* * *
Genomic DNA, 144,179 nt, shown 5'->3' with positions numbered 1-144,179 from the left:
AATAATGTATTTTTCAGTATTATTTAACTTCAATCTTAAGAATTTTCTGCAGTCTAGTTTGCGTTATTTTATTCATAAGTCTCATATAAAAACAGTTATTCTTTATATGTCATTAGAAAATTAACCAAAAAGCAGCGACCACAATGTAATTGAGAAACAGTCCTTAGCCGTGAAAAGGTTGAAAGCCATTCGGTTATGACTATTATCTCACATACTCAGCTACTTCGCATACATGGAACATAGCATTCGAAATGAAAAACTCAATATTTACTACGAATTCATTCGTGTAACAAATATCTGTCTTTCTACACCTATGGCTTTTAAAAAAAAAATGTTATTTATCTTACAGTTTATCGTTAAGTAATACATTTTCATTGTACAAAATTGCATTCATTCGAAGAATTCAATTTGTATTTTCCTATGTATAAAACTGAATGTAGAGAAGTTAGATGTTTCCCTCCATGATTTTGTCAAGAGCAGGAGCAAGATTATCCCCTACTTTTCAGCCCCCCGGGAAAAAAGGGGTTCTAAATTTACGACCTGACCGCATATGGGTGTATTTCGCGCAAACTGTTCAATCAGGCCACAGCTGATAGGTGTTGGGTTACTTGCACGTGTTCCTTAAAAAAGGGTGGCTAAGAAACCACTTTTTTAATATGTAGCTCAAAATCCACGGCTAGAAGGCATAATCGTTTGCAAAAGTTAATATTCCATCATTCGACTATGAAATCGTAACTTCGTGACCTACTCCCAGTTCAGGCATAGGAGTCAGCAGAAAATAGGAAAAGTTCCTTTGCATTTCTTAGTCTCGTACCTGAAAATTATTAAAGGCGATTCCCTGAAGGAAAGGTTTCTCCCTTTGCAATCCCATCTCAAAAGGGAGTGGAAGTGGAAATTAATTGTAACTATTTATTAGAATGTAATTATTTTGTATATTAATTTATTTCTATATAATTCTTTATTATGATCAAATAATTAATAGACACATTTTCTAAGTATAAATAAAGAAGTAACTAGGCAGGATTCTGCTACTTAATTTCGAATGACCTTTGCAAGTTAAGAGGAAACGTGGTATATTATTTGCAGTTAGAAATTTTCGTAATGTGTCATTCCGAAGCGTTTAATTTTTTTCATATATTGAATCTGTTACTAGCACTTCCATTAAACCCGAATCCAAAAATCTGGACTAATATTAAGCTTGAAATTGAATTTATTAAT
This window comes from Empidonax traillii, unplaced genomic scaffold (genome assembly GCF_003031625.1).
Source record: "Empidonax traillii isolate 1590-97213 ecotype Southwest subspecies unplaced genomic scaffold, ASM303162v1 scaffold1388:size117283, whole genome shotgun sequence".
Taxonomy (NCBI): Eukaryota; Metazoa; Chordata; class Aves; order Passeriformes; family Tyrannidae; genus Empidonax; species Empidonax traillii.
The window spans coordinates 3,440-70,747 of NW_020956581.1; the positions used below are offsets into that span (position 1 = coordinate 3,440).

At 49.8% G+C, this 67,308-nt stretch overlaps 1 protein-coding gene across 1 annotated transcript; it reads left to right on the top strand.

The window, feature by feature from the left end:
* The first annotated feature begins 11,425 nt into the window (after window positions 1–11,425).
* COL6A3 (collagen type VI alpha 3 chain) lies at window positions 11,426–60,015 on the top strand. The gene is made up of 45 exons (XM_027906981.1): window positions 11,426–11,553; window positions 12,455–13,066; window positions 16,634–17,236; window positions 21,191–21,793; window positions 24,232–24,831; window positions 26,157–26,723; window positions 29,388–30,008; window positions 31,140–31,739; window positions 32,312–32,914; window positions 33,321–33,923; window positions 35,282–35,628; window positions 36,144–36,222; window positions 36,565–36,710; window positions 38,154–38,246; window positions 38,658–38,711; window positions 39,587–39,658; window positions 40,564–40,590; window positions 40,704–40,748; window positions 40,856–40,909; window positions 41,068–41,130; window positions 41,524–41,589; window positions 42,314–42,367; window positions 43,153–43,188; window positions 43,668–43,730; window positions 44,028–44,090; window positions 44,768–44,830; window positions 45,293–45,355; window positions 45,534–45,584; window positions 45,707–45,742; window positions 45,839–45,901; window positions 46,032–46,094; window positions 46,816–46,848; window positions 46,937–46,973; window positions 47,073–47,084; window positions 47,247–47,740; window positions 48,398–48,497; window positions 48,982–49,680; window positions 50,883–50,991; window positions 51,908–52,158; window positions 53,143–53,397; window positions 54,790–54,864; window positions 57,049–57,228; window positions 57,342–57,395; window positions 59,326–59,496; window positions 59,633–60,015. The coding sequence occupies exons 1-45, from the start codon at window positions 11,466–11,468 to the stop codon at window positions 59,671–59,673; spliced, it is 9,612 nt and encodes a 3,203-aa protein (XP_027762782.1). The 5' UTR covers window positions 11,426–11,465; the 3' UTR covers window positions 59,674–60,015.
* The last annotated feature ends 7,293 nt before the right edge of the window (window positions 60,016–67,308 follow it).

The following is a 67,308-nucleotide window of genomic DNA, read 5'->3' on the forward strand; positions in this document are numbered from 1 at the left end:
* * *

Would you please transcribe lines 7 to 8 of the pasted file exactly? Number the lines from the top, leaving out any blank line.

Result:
At 49.8% G+C, this 67,308-nt stretch overlaps 1 protein-coding gene across 1 annotated transcript; it reads left to right on the top strand.

The window, feature by feature from the left end: